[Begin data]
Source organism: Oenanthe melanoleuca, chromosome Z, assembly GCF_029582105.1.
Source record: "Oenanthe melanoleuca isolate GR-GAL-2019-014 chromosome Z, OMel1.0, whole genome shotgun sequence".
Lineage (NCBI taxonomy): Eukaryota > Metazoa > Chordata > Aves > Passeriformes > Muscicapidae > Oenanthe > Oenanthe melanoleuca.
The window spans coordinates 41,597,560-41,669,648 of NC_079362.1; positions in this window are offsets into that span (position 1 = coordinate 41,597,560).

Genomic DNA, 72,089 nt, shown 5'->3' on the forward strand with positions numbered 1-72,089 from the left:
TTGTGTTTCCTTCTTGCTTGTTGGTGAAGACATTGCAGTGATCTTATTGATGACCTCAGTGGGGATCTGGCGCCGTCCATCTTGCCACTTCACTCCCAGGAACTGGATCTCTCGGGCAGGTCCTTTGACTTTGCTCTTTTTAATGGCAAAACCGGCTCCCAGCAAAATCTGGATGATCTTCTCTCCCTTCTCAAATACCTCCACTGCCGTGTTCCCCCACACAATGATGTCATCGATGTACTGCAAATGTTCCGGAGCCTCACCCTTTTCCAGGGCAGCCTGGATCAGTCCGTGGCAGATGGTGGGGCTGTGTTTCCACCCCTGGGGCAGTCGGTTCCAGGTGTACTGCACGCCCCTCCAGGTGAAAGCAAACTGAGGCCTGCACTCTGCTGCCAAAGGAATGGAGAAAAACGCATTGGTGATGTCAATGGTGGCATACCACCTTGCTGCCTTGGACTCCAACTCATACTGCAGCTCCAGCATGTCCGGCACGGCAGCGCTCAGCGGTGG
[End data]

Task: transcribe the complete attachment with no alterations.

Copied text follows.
Source organism: Oenanthe melanoleuca, chromosome Z, assembly GCF_029582105.1.
Source record: "Oenanthe melanoleuca isolate GR-GAL-2019-014 chromosome Z, OMel1.0, whole genome shotgun sequence".
Lineage (NCBI taxonomy): Eukaryota > Metazoa > Chordata > Aves > Passeriformes > Muscicapidae > Oenanthe > Oenanthe melanoleuca.
The window spans coordinates 41,597,560-41,669,648 of NC_079362.1; positions in this window are offsets into that span (position 1 = coordinate 41,597,560).

Genomic DNA, 72,089 nt, shown 5'->3' on the forward strand with positions numbered 1-72,089 from the left:
TTGTGTTTCCTTCTTGCTTGTTGGTGAAGACATTGCAGTGATCTTATTGATGACCTCAGTGGGGATCTGGCGCCGTCCATCTTGCCACTTCACTCCCAGGAACTGGATCTCTCGGGCAGGTCCTTTGACTTTGCTCTTTTTAATGGCAAAACCGGCTCCCAGCAAAATCTGGATGATCTTCTCTCCCTTCTCAAATACCTCCACTGCCGTGTTCCCCCACACAATGATGTCATCGATGTACTGCAAATGTTCCGGAGCCTCACCCTTTTCCAGGGCAGCCTGGATCAGTCCGTGGCAGATGGTGGGGCTGTGTTTCCACCCCTGGGGCAGTCGGTTCCAGGTGTACTGCACGCCCCTCCAGGTGAAAGCAAACTGAGGCCTGCACTCTGCTGCCAAAGGAATGGAGAAAAACGCATTGGTGATGTCAATGGTGGCATACCACCTTGCTGCCTTGGACTCCAACTCATACTGCAGCTCCAGCATGTCCGGCACGGCAGCGCTCAGCGGTGG